Go Daddy’s Ad is “Most-Watched” – Last-Minute Gamble to Buy NBC’s Final Slot Pays Off
SCOTTSDALE, Ariz. – Go Daddy, the world’s dominant Web hosting domain registrar, earned the coveted crown of “Most Watched” Super Bowl commercial this year, according to TiVo, Inc.1
This means Go Daddy’s fourth-quarter spot had far more viewership than any other commercial in the most-watched Super Bowl of all time. Remarkable when you consider Go Daddy purchased NBC’s final ad slot two days before the broadcast.
“Our gamble paid off – in spades,” said Go Daddy CEO and Founder Bob Parsons, who has steered the company’s highly successful and historic Super Bowl campaigns since their 2005 debut.
The eleventh-hour ad buy was a tremendous risk because had the game been a blow out, fewer people might have been watching. An estimated 98.7 million average viewers, in the U.S. alone, watched this year’s Super Bowl, according to Nielsen data.
Go Daddy’s “Baseball” ad, also called “Enhancement,” aired in the two-minute warning break, which came just after Arizona took over the lead, and right before Pittsburgh came from behind to win what’s being called one of the greatest Super Bowl games in history.
The GoDaddy-esque commercial features Danica Patrick and her “enhanced” Go Daddy Web site, along with a variety of buxom women showing off their own “enhancements” in a spoof of baseball’s steroids scandal.
The commercial was condemned as being “lower than Go Daddy’s usual low,” by AdWeek critic Barb Lippert. Two television networks refused to air “Baseball” last month, saying it was “too racy for morning television.” Some of the nation’s largest newspapers even elected to ignore the ad in their post-game reviews. Still, viewers and potential customers clearly wanted to see the commercial, again and again.
“When the critics panned our ad, I knew we had a winner! Now, it is official, the people have spoken… in a way that really counts…with their remotes and, more importantly, their wallets,” Parsons said referencing a huge lift in Go Daddy’s sales numbers.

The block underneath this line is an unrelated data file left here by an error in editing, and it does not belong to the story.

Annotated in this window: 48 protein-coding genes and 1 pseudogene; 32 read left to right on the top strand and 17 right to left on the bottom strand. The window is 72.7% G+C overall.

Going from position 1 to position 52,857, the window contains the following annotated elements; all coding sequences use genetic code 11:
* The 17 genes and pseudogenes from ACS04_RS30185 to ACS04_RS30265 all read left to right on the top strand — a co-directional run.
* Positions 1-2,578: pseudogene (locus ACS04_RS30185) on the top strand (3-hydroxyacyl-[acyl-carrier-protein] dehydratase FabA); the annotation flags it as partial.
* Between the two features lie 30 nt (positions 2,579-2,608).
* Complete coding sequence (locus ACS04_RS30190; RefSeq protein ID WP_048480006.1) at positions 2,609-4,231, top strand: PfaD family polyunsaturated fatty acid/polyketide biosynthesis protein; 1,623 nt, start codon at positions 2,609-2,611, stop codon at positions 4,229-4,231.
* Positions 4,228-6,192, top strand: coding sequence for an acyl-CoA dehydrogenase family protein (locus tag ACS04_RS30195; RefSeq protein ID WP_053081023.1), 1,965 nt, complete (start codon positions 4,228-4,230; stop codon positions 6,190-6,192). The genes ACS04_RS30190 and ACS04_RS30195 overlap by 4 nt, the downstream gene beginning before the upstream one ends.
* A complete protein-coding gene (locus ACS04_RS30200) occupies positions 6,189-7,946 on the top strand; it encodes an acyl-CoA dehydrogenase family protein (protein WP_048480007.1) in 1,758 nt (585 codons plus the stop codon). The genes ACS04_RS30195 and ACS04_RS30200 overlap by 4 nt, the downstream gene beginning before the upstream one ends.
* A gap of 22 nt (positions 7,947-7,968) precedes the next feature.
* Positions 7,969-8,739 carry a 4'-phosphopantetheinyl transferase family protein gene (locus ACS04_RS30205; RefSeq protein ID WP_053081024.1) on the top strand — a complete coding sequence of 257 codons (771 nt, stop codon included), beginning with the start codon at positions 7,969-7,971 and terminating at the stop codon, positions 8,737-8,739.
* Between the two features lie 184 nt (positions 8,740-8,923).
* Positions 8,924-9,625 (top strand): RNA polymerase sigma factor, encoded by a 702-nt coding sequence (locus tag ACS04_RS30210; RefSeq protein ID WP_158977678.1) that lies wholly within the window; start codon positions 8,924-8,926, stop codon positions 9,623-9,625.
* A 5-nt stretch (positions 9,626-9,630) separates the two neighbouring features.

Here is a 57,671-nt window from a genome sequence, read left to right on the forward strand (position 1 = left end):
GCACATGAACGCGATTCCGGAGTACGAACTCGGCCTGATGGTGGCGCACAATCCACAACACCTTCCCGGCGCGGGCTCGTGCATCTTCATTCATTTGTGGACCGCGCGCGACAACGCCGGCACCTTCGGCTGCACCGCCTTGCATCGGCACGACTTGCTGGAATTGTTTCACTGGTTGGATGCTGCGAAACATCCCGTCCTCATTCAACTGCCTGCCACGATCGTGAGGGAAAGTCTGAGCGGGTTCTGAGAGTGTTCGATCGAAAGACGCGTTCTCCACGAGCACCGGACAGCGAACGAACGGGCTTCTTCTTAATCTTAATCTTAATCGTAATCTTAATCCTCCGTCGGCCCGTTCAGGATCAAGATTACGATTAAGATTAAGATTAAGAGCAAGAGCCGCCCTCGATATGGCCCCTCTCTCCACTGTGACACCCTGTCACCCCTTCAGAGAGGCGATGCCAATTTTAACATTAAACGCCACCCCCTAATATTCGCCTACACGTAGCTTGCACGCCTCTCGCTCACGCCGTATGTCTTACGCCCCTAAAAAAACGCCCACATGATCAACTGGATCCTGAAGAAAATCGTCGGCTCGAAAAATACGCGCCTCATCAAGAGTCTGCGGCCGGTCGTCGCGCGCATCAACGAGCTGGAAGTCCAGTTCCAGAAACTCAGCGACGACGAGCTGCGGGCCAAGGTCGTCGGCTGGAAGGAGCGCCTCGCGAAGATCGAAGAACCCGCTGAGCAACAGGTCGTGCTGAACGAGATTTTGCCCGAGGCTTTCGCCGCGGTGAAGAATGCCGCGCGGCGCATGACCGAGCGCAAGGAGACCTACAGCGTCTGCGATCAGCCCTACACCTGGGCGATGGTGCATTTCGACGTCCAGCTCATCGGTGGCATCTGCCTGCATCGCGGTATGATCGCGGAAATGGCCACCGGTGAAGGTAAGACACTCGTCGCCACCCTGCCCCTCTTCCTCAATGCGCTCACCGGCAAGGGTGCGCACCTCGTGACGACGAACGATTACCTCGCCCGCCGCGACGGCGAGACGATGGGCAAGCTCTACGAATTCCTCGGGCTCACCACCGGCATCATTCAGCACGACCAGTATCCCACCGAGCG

Go Daddy, unofficially, has two commercial winners. For the first time in five years, Go Daddy aired two different commercials in the Super Bowl. The other also starred Danica Patrick and featured her in a shower with another woman. Both “Shower” and “Baseball” invited viewers to see the continued stories online at GoDaddy.com.
The ads each recorded dramatic spikes in the Super Bowl’s Internet traffic, as documented by Akamai.
“In all seriousness, the best ‘win’ for Go Daddy this year is the boost in business generated by both our commercials,” Parsons beamed. “When you get right down to it, advertising is all about driving sales, right?”
On Super Bowl Sunday, Go Daddy set company records for new customers and total orders.
To find out how you can get online quickly and without spending a lot of money, visit, www.GoDaddy.com.
To see all of Go Daddy’s Super Bowl commercials, or the Internet-Only extended versions, visit Videos.GoDaddy.com.
About The Go Daddy Group, Inc.
Go Daddy is a leading provider of services that enable individuals and businesses to establish, maintain and evolve an online presence. Go Daddy provides a variety of domain name registration plans and Web site design and hosting packages, as well as a broad array of on-demand services. These include products such as SSL Certificates, Domains by Proxy private registration, ecommerce Web site hosting, blog templates and blog software, podcast packages and online photo hosting. The Go Daddy Group, Inc., has more than 33 million domain names under management. Go Daddy registers, renews or transfers a domain name every second. GoDaddy.com is the world’s No. 1 domain name registrar, according to Name Intelligence, Inc. GoDaddy.com is also rated the world’s largest hostname provider, according to Netcraft Ltd. During 2008, The Go Daddy Group registered more than one-third of all new domain names created in the top six generic top-level domains, or gTLDs, including .com, .net, .org, .info, .biz and .mobi.
1 Determination made based on an aggregated, anonymous, second-by-second audience measurement about how TiVo subscribers watched the broadcast.